“Be a purveyor of hope. Hope generally makes things better.”
(Mary Pipher’s advice in Letters to a Young Therapist)
Every weekend I start to think about what I want to write in my blog. And, to be honest, every weekend I think, “I don’t have anything else to say. Maybe I’ll just stop writing.” But then there will be one new subscriber or I’ll get an email from someone who has read it and liked it or I read something that sparks my interest. In other words, just when I think I have nothing more to offer my readers, I get inspired!
This week I am inspired by the idea of helping others find hope. The quote above is from one of the most inspiring books I have ever read. As a new therapist myself, I pored over the wisdom embedded on each page of Letters to a Young Therapist. In a recent conversation I had with my clinical supervisor, I was reminded that even when I feel like I’m not doing anything (that the client is either stuck and therapy is not progressing OR the client is moving ahead in leaps and bounds, seemingly without my assistance), I’m always providing hope. Just by sitting with someone once a week, being genuine, listening intently, and normalizing the pain, I am saying, “There is hope. It can get better.” Hope, in and of itself, is very healing.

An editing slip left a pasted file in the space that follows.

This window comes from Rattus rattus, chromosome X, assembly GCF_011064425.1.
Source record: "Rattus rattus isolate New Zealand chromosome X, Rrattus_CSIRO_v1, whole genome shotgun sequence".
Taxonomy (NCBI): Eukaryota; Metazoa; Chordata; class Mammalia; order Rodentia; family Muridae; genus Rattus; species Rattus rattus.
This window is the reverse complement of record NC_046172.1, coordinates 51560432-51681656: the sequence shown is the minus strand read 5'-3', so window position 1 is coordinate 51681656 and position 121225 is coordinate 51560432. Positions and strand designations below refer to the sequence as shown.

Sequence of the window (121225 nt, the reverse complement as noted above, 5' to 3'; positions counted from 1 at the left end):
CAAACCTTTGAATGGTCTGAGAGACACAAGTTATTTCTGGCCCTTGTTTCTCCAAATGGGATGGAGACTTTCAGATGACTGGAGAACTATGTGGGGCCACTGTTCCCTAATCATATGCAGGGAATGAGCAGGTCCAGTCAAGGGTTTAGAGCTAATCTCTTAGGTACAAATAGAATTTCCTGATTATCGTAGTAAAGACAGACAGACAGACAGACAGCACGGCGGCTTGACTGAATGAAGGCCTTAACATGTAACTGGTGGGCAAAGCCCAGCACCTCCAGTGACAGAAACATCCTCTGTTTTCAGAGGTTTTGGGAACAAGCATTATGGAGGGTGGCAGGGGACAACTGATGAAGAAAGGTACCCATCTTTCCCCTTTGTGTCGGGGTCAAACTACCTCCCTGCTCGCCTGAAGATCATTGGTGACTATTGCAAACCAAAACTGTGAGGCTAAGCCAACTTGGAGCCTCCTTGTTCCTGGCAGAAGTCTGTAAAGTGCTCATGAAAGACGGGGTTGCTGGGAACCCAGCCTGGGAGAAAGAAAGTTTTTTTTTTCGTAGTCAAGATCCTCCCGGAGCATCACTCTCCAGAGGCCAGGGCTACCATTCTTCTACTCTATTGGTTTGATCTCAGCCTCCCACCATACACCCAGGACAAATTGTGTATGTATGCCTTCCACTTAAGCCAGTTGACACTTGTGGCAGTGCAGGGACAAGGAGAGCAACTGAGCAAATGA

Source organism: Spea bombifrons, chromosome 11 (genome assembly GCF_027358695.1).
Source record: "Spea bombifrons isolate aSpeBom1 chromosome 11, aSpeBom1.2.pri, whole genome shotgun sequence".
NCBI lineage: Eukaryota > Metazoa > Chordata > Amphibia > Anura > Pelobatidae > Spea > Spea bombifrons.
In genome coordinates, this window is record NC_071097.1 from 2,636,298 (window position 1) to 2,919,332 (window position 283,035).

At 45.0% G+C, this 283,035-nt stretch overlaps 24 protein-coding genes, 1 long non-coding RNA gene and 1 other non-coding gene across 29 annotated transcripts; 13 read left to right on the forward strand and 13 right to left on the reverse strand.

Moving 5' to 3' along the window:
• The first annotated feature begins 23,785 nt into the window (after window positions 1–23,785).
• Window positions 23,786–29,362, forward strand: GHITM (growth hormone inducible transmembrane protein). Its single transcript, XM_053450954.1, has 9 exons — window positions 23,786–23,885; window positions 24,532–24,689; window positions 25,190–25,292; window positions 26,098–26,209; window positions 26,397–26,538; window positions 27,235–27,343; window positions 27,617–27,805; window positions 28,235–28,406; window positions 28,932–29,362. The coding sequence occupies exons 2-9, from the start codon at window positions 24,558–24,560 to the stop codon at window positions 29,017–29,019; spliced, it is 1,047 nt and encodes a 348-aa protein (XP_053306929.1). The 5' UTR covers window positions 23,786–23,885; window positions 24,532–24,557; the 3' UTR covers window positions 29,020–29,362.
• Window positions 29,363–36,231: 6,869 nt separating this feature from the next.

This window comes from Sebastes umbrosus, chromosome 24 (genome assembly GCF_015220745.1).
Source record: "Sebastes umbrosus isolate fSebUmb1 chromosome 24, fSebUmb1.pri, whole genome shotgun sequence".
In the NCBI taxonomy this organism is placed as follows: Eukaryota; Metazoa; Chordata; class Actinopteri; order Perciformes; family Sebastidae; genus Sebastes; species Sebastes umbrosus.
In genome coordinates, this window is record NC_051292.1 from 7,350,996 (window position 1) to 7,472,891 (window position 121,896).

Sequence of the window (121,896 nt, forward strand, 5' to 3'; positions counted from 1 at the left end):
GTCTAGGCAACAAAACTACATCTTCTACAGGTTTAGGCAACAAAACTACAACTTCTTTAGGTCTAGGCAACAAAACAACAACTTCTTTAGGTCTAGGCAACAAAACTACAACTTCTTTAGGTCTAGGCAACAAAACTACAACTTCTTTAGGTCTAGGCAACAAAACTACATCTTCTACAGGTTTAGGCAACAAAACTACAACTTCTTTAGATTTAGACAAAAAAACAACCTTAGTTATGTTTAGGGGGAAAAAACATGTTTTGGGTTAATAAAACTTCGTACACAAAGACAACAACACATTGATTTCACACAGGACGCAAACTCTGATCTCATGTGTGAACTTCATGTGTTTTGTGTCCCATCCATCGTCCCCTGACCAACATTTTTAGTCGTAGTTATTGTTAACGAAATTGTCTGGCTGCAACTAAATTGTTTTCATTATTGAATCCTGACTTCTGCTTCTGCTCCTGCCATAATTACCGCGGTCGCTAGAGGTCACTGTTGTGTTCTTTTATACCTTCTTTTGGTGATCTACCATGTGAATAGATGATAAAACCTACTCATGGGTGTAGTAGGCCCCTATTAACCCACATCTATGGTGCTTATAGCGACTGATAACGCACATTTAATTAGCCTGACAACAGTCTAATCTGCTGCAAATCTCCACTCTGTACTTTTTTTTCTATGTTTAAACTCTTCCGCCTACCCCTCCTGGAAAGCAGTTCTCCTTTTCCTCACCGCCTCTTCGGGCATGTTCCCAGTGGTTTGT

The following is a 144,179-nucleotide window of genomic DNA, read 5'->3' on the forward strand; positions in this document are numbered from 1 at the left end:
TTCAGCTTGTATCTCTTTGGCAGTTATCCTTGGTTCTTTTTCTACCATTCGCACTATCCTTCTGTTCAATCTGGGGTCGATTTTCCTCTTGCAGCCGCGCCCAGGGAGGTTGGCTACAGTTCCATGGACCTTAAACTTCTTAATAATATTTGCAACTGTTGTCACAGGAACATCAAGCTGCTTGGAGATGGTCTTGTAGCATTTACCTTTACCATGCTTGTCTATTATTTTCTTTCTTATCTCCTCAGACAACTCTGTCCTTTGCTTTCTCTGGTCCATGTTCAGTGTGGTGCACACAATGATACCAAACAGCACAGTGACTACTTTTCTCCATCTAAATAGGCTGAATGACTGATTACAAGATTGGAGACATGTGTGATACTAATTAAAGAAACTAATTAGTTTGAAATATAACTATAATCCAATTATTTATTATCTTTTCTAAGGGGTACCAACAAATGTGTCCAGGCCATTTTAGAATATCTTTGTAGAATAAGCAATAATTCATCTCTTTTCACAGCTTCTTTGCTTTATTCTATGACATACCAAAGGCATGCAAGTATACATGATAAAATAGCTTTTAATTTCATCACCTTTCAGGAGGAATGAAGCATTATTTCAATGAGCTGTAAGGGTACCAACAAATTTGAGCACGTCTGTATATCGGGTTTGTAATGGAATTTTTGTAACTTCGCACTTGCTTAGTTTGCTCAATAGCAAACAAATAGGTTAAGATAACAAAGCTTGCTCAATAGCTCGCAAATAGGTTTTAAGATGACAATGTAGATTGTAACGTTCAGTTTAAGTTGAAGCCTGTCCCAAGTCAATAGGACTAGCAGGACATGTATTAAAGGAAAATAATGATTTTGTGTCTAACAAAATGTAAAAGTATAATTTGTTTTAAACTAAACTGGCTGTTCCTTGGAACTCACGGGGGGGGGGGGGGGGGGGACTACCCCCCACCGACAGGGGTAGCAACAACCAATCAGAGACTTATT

And so, it dawned on me this morning — as I watched the thick cloud cover pull away to reveal the first bright patch of sky since yesterday’s storms — that this blog may provide hope. And if it provides hope to even one person, that’s a good enough reason for me to keep writing.
What do you hope for? Who keeps you going when you feel hope fading? Keep in mind this week that, even when your sky has been dark and gray for days, weeks, months on end, there is still hope. The clouds could break at any minute to reveal the sun. Just take it one minute, one day at a time.
Peace, HOPE, joy, and health!